Managing through the initial crisis
Perhaps unsurprisingly our research showed most companies are more concerned with the length of the lockdown than any other factors. Cash flow requirements and a possible consumer and economic downturn were also prominent in joint second.
Having furloughed staff, executives are now focussing on the next immediate crunch point. All surveyed have taken this action, 69% of respondents are operating with less than 50% staff currently and many with less than 25%. Key cash periods are expected to be quarters three and four of 2020, as is typical for travel operations, with added pressure this year given uncertainty over when revenues will return and at what level.
However, the majority of businesses expected to be able to meet their requirements through a combination of existing capital sources (both debt and equity), supplemented by government funding schemes.
Preparing for the future
Our survey highlighted a focus on establishing new systems and processes for re-opening, given the likely ongoing requirements for additional hygiene and social distancing measures.
Beyond that, many travel businesses are using the current period to restructure their businesses or invest in future requirements, to the extent cash flow allows.
Examples include restructuring teams, with many of respondents taking the opportunity to think about the optimal team size and structure beyond the crisis period. Those operators with physical assets are thinking about rationalising or refurbishing assets.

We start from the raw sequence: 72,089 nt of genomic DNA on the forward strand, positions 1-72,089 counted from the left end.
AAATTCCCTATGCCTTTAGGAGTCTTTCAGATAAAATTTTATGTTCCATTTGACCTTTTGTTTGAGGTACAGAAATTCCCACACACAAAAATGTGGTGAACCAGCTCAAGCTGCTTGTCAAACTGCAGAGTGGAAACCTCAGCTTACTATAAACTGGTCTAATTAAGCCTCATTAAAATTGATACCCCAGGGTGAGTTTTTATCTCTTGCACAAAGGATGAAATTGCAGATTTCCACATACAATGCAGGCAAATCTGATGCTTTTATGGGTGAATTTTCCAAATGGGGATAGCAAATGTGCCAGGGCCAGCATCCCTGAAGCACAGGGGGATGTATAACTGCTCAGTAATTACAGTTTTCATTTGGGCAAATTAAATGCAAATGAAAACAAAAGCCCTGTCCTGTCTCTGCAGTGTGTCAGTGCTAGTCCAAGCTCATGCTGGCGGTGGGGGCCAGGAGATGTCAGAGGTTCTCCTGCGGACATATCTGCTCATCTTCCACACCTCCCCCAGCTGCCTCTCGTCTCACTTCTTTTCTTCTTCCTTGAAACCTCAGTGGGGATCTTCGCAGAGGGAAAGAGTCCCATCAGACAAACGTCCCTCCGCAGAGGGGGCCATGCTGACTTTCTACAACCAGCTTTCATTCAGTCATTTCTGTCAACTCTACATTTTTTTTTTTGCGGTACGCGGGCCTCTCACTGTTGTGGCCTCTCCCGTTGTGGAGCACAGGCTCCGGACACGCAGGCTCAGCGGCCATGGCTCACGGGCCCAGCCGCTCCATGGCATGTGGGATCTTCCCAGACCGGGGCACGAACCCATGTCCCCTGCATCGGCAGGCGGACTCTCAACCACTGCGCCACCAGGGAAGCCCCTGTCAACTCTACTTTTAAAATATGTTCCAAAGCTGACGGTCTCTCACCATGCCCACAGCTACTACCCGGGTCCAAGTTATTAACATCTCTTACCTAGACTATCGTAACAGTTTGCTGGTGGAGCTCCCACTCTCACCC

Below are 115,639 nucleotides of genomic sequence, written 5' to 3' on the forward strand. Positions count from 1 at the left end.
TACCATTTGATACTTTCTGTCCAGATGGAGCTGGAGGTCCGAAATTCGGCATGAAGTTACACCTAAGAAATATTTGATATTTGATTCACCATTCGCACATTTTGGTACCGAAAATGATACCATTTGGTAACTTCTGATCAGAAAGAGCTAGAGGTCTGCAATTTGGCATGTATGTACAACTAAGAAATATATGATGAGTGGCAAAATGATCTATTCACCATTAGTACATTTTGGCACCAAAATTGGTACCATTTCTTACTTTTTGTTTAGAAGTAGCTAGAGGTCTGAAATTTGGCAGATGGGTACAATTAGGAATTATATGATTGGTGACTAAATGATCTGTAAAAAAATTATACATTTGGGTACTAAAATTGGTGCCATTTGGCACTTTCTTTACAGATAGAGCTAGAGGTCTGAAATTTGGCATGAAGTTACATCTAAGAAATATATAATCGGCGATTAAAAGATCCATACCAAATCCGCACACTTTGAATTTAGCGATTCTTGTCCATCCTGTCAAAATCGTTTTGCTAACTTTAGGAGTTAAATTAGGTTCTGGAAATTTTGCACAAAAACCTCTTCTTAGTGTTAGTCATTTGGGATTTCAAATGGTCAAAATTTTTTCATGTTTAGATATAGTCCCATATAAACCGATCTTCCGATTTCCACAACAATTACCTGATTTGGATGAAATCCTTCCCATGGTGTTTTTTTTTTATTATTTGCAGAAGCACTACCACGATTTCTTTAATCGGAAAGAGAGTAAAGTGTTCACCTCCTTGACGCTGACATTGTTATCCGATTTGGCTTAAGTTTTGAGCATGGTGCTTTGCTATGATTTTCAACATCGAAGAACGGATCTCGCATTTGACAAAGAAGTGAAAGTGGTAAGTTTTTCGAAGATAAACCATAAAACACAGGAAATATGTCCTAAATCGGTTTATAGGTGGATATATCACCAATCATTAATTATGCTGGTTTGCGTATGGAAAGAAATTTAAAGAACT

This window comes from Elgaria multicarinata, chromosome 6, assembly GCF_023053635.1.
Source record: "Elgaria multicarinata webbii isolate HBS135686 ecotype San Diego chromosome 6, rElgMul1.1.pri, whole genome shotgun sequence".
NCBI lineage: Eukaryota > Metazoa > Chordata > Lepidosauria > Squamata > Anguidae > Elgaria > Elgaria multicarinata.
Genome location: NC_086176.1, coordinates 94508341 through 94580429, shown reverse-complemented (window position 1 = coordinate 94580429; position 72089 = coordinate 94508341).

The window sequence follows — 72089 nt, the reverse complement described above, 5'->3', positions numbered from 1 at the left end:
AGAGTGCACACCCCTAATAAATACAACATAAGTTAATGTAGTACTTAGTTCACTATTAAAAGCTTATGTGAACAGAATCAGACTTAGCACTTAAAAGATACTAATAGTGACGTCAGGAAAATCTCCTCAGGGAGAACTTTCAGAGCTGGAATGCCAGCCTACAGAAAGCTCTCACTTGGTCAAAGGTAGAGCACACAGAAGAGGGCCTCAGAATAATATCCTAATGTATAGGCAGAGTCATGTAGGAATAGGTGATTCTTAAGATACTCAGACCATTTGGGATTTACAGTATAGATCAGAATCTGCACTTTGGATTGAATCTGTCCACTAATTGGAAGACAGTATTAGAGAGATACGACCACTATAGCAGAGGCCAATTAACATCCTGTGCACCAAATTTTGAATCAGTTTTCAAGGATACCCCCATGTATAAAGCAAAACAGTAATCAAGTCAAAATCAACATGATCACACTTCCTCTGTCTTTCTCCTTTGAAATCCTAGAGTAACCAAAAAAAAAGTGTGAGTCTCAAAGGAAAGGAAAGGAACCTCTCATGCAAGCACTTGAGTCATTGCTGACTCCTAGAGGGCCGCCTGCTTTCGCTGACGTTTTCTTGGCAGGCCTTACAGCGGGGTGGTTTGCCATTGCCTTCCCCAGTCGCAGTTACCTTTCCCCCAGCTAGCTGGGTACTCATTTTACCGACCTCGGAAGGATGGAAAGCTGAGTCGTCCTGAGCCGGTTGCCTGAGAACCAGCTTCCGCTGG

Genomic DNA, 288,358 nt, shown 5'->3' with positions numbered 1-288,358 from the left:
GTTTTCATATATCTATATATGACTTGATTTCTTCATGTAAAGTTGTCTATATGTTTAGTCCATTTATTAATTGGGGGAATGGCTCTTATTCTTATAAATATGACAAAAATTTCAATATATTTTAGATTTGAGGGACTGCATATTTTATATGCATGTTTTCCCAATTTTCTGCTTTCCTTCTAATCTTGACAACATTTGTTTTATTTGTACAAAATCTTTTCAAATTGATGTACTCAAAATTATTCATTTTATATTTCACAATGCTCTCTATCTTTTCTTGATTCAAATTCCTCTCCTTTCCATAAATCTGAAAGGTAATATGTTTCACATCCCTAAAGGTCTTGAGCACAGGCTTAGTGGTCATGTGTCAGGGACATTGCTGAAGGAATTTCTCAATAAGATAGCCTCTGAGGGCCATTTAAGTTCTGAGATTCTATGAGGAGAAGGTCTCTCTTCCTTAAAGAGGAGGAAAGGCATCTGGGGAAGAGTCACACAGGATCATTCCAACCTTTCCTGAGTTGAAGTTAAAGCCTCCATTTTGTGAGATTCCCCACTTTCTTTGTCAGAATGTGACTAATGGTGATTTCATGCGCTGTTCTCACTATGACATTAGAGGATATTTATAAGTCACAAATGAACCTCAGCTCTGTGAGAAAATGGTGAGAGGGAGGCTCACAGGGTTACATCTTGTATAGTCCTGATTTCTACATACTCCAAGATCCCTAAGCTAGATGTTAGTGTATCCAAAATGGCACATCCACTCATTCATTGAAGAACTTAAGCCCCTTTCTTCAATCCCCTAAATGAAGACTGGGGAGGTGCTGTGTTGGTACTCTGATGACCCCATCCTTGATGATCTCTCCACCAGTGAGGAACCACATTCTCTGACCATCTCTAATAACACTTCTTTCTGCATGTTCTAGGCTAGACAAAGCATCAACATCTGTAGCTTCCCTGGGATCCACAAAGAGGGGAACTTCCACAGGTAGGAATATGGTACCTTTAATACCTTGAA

Others are taking the opportunity to progress with technology projects such as digital enhancements and website upgrades.
While there are divergent views, given the current level of uncertainty, most operators expect to reach a meaningful level of holidays within 3-9 months following the end of lockdown.
However, returning to a pre-crisis level of holidays is expected to take anywhere from six to over 18 months.
Much of that variability reflects on the type of travel business. Domestic travel is expected to return faster than international travel given potential travel restrictions; there is also a tendency for consumers to trade down to more domestic holidays during economic downturns, as we saw during the 2008 financial crisis.
This may well be affected by the duration of lockdown, its easing and how this ties into the seasonality of the booking cycle.